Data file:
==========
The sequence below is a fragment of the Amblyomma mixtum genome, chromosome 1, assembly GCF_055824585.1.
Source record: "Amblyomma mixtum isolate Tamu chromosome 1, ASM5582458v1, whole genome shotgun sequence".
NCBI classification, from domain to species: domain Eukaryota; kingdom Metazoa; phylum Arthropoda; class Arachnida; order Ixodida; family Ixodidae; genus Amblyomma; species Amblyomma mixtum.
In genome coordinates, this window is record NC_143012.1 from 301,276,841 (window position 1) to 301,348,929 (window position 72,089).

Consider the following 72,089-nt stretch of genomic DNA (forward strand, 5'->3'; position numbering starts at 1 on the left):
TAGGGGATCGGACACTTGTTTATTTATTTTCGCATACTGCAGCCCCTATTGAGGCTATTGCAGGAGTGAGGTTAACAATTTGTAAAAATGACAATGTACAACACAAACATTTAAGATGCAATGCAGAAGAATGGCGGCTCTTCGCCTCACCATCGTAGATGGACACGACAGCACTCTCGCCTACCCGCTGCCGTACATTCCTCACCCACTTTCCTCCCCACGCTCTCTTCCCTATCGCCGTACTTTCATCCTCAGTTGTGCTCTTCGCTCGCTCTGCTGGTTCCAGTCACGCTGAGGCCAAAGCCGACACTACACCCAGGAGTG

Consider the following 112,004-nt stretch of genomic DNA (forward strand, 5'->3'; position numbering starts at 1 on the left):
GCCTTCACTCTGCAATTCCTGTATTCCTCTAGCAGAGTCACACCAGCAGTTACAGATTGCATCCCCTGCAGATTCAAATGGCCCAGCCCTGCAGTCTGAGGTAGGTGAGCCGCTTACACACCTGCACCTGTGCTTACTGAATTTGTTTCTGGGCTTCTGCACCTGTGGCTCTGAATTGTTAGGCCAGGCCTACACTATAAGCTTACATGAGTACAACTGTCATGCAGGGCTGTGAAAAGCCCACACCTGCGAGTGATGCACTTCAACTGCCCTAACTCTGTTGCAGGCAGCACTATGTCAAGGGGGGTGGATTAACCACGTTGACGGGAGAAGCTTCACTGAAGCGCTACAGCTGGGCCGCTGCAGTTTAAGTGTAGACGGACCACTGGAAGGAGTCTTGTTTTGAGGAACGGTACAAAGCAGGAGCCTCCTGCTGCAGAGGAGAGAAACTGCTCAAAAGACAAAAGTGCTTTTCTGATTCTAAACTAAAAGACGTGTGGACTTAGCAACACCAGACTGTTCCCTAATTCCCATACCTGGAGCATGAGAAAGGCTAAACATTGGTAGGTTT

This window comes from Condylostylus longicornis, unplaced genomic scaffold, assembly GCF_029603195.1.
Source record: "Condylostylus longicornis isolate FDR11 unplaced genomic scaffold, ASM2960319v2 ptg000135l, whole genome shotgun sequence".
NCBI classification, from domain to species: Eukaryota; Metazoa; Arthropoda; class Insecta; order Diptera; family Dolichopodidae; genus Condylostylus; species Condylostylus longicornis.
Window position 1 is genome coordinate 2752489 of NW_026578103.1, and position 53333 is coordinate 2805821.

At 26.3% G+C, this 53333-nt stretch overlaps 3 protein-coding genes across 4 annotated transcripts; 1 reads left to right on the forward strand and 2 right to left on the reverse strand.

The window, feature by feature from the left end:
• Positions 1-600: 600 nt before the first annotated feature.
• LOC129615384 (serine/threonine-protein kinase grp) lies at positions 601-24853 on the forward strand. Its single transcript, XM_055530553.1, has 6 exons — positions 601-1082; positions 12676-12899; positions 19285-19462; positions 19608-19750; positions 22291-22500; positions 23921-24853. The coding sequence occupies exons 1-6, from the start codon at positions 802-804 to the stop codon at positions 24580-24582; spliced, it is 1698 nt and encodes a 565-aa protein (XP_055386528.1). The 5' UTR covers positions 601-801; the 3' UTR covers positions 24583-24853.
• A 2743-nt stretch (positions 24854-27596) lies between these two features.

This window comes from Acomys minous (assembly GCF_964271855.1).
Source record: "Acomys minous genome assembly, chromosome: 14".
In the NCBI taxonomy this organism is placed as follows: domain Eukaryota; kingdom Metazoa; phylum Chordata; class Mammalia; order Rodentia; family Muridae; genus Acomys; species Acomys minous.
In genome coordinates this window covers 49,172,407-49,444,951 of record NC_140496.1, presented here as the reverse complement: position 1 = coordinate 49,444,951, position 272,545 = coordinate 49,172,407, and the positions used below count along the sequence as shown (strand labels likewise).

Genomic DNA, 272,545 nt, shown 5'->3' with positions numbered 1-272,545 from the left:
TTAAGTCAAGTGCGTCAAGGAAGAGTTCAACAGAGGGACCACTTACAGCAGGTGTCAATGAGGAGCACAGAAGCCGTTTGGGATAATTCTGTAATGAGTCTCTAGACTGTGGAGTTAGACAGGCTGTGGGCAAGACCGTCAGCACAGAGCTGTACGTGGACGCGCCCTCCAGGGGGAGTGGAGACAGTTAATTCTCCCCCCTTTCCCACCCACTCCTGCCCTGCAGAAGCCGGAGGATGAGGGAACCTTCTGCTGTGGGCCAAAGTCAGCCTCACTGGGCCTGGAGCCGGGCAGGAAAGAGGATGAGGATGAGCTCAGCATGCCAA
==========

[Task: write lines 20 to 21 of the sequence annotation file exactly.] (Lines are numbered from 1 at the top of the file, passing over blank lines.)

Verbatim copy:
In the NCBI taxonomy this organism is placed as follows: domain Eukaryota; kingdom Metazoa; phylum Chordata; class Mammalia; order Rodentia; family Muridae; genus Acomys; species Acomys minous.
In genome coordinates this window covers 49,172,407-49,444,951 of record NC_140496.1, presented here as the reverse complement: position 1 = coordinate 49,444,951, position 272,545 = coordinate 49,172,407, and the positions used below count along the sequence as shown (strand labels likewise).